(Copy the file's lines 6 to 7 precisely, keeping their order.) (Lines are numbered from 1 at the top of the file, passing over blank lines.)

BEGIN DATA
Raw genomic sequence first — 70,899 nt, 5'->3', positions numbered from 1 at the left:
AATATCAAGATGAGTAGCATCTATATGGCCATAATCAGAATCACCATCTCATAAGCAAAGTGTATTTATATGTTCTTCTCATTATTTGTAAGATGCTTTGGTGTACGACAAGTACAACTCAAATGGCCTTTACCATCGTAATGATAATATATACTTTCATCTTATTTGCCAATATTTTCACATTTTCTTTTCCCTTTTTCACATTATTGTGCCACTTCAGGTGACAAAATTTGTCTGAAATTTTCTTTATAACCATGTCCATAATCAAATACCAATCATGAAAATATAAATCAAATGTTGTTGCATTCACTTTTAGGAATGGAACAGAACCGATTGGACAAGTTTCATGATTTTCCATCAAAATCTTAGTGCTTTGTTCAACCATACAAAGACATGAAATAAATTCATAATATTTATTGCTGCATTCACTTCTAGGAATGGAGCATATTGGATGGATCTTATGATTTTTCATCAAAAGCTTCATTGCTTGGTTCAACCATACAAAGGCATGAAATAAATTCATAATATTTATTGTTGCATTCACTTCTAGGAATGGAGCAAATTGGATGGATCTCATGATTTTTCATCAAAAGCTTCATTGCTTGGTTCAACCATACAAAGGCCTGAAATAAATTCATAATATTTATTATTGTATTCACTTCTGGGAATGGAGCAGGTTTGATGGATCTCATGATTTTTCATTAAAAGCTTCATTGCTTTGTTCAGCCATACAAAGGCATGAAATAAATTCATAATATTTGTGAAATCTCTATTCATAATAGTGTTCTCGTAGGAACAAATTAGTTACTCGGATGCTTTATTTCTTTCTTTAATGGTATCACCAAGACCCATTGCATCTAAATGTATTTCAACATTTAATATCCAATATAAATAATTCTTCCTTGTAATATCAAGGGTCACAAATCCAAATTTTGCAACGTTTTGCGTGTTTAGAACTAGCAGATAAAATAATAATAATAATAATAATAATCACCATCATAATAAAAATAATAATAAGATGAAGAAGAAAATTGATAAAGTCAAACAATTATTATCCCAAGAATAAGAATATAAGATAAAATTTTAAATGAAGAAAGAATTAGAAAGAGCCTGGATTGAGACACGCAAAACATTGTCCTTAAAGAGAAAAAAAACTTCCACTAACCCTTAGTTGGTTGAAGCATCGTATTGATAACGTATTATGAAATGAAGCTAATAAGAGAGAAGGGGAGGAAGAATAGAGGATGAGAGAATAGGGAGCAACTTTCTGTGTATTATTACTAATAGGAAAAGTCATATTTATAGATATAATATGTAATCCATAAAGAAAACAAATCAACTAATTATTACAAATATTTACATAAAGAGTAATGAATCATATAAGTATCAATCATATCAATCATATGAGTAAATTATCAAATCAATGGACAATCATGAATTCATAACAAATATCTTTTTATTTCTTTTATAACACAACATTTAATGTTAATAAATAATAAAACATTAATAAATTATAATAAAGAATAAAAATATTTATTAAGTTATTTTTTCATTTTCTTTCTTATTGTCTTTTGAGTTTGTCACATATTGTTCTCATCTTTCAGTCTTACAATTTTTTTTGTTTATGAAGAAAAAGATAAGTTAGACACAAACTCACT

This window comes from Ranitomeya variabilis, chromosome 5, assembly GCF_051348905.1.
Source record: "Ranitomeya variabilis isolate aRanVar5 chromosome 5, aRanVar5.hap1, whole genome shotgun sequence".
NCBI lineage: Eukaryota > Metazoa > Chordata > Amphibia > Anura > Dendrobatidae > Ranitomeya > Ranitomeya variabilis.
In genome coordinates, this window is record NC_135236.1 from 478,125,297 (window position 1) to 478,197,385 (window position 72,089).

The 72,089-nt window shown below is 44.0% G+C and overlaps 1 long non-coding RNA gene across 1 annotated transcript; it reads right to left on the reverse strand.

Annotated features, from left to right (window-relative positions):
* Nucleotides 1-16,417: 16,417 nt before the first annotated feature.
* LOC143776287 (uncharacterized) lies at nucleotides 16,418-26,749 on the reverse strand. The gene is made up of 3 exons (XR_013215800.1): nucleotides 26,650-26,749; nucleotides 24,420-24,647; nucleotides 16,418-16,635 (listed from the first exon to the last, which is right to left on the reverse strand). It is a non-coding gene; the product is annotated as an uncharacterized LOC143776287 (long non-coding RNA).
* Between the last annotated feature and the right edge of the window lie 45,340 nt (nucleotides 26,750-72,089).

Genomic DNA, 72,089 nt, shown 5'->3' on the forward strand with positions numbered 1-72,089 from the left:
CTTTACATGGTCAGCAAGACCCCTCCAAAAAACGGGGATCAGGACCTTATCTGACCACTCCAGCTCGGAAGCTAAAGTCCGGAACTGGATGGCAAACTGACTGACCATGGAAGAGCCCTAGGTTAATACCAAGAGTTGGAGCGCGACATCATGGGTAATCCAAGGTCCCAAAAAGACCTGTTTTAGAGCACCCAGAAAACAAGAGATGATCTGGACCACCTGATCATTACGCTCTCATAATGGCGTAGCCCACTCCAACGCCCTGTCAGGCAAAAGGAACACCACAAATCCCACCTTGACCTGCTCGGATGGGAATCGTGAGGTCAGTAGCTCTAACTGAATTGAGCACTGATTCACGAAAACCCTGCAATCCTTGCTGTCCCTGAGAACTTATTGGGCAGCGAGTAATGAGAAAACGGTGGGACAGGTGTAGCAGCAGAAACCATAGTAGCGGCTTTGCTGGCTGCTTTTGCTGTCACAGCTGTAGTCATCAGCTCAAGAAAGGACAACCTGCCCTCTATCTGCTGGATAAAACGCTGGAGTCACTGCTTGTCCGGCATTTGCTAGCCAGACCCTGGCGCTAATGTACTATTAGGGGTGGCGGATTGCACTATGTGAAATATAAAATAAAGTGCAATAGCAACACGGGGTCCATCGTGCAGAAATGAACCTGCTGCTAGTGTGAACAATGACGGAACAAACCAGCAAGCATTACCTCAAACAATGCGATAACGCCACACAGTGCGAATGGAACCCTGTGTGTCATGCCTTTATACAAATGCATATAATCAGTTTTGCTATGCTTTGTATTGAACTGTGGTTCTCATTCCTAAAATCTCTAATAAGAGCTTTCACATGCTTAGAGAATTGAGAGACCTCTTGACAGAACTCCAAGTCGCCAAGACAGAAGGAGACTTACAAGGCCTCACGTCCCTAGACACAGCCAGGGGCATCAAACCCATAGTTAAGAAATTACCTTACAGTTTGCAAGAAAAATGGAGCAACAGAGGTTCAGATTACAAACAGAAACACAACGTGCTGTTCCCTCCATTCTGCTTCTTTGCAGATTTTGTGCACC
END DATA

In genome coordinates, this window is record NC_135236.1 from 478,125,297 (window position 1) to 478,197,385 (window position 72,089).

The 72,089-nt window shown below is 44.0% G+C and overlaps 1 long non-coding RNA gene across 1 annotated transcript; it reads right to left on the reverse strand.